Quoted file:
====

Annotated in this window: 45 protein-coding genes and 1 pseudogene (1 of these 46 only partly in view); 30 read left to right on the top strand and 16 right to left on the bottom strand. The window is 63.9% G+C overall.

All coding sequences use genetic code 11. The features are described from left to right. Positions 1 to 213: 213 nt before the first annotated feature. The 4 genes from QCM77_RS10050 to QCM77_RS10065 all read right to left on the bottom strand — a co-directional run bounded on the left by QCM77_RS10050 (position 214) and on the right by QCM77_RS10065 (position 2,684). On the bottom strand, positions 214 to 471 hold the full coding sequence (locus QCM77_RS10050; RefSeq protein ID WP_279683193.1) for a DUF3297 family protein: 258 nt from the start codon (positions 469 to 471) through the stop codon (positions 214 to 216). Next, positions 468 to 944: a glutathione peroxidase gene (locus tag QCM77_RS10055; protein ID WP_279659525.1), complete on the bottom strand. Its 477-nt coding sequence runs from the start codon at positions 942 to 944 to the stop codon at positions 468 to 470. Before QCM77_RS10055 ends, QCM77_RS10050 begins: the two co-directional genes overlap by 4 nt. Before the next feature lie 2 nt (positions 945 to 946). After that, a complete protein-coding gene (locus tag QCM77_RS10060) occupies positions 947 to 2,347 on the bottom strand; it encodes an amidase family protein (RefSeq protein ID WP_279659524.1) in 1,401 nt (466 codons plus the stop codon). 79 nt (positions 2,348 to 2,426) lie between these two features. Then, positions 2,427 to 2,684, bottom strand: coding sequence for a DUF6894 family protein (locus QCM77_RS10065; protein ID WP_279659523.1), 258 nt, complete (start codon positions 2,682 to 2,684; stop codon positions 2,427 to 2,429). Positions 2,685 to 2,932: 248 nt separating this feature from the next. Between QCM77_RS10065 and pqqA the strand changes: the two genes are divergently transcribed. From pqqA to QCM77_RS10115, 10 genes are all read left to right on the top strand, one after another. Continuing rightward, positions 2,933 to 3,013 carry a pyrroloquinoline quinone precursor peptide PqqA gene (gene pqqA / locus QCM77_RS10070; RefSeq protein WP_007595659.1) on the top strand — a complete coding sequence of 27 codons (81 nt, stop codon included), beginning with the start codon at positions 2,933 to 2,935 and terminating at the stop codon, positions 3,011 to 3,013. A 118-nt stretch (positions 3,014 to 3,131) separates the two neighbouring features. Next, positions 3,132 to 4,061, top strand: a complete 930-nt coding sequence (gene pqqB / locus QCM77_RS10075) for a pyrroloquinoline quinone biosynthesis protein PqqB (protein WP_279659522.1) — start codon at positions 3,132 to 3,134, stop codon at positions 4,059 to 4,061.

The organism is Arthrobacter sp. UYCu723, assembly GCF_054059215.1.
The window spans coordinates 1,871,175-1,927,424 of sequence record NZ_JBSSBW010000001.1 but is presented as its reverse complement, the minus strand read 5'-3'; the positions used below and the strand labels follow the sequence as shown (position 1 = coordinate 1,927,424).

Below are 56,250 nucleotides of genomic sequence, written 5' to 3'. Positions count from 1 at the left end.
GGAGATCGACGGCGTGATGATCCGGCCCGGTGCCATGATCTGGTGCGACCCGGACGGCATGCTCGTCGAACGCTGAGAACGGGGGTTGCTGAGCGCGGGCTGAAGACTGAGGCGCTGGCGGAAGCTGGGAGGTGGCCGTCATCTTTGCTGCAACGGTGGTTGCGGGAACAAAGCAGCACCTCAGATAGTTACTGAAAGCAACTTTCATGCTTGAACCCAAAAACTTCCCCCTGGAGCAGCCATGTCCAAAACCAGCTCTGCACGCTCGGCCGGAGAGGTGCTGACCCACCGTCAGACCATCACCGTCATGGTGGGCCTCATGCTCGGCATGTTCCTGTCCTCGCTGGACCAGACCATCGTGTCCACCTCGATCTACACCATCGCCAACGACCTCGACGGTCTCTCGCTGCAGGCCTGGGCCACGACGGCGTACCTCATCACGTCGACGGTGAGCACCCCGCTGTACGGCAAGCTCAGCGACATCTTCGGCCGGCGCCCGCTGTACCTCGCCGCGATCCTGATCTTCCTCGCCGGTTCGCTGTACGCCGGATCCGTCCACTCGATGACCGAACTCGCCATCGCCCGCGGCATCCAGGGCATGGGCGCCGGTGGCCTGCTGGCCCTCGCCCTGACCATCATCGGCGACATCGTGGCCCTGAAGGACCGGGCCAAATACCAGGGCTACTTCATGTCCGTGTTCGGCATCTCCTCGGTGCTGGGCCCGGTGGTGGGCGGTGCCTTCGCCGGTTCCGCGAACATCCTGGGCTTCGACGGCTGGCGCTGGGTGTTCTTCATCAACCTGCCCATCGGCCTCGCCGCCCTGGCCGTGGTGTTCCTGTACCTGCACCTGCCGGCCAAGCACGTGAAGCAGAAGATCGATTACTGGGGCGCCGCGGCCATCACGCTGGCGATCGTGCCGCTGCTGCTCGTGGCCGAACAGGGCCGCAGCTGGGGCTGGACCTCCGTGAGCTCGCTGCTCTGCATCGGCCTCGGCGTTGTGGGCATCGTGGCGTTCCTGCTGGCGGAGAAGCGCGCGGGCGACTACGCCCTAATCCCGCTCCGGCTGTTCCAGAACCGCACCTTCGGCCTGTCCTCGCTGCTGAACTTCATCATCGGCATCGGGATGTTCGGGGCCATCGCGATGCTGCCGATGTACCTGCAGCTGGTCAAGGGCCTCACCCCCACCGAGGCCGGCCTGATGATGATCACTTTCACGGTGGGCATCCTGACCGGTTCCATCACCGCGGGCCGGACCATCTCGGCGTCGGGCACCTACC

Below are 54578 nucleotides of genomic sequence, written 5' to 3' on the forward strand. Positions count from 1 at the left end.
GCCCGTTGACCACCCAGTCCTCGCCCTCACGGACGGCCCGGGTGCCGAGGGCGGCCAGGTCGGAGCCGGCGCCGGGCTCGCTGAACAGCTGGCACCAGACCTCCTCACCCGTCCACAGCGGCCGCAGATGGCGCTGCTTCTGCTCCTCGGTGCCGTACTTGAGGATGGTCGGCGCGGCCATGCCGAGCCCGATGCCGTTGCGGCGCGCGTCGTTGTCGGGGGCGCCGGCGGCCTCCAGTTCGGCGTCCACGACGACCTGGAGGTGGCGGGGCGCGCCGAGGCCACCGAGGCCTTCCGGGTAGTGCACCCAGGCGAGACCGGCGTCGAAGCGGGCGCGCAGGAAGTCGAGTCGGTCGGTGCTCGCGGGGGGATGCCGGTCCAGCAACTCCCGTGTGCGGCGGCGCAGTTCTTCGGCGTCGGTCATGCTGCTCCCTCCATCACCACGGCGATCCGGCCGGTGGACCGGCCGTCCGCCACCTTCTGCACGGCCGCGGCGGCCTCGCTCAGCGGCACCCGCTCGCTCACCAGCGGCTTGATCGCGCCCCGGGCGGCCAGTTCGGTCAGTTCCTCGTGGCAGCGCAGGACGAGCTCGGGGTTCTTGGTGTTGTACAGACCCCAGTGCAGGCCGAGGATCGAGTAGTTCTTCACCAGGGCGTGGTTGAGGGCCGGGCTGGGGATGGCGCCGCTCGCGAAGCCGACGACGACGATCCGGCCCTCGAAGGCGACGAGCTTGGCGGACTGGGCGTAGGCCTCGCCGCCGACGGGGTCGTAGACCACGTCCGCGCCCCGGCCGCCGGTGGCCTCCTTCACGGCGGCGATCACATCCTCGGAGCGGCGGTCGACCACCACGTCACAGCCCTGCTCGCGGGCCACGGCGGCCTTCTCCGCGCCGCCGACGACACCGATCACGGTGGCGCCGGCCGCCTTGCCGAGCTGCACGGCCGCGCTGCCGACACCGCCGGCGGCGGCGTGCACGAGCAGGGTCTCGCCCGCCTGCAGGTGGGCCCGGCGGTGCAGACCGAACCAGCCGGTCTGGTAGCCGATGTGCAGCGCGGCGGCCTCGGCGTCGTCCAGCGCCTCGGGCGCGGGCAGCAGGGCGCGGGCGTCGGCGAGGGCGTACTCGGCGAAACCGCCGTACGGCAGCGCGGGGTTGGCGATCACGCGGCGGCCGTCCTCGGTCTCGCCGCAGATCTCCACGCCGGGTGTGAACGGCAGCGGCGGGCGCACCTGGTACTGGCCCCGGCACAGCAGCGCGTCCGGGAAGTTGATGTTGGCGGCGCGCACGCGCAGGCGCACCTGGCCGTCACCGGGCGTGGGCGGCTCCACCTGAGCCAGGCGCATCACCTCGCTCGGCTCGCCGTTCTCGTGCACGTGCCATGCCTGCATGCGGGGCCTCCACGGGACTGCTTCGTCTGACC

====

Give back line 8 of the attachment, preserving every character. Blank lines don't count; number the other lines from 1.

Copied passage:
GCCCGTTGACCACCCAGTCCTCGCCCTCACGGACGGCCCGGGTGCCGAGGGCGGCCAGGTCGGAGCCGGCGCCGGGCTCGCTGAACAGCTGGCACCAGACCTCCTCACCCGTCCACAGCGGCCGCAGATGGCGCTGCTTCTGCTCCTCGGTGCCGTACTTGAGGATGGTCGGCGCGGCCATGCCGAGCCCGATGCCGTTGCGGCGCGCGTCGTTGTCGGGGGCGCCGGCGGCCTCCAGTTCGGCGTCCACGACGACCTGGAGGTGGCGGGGCGCGCCGAGGCCACCGAGGCCTTCCGGGTAGTGCACCCAGGCGAGACCGGCGTCGAAGCGGGCGCGCAGGAAGTCGAGTCGGTCGGTGCTCGCGGGGGGATGCCGGTCCAGCAACTCCCGTGTGCGGCGGCGCAGTTCTTCGGCGTCGGTCATGCTGCTCCCTCCATCACCACGGCGATCCGGCCGGTGGACCGGCCGTCCGCCACCTTCTGCACGGCCGCGGCGGCCTCGCTCAGCGGCACCCGCTCGCTCACCAGCGGCTTGATCGCGCCCCGGGCGGCCAGTTCGGTCAGTTCCTCGTGGCAGCGCAGGACGAGCTCGGGGTTCTTGGTGTTGTACAGACCCCAGTGCAGGCCGAGGATCGAGTAGTTCTTCACCAGGGCGTGGTTGAGGGCCGGGCTGGGGATGGCGCCGCTCGCGAAGCCGACGACGACGATCCGGCCCTCGAAGGCGACGAGCTTGGCGGACTGGGCGTAGGCCTCGCCGCCGACGGGGTCGTAGACCACGTCCGCGCCCCGGCCGCCGGTGGCCTCCTTCACGGCGGCGATCACATCCTCGGAGCGGCGGTCGACCACCACGTCACAGCCCTGCTCGCGGGCCACGGCGGCCTTCTCCGCGCCGCCGACGACACCGATCACGGTGGCGCCGGCCGCCTTGCCGAGCTGCACGGCCGCGCTGCCGACACCGCCGGCGGCGGCGTGCACGAGCAGGGTCTCGCCCGCCTGCAGGTGGGCCCGGCGGTGCAGACCGAACCAGCCGGTCTGGTAGCCGATGTGCAGCGCGGCGGCCTCGGCGTCGTCCAGCGCCTCGGGCGCGGGCAGCAGGGCGCGGGCGTCGGCGAGGGCGTACTCGGCGAAACCGCCGTACGGCAGCGCGGGGTTGGCGATCACGCGGCGGCCGTCCTCGGTCTCGCCGCAGATCTCCACGCCGGGTGTGAACGGCAGCGGCGGGCGCACCTGGTACTGGCCCCGGCACAGCAGCGCGTCCGGGAAGTTGATGTTGGCGGCGCGCACGCGCAGGCGCACCTGGCCGTCACCGGGCGTGGGCGGCTCCACCTGAGCCAGGCGCATCACCTCGCTCGGCTCGCCGTTCTCGTGCACGTGCCATGCCTGCATGCGGGGCCTCCACGGGACTGCTTCGTCTGACC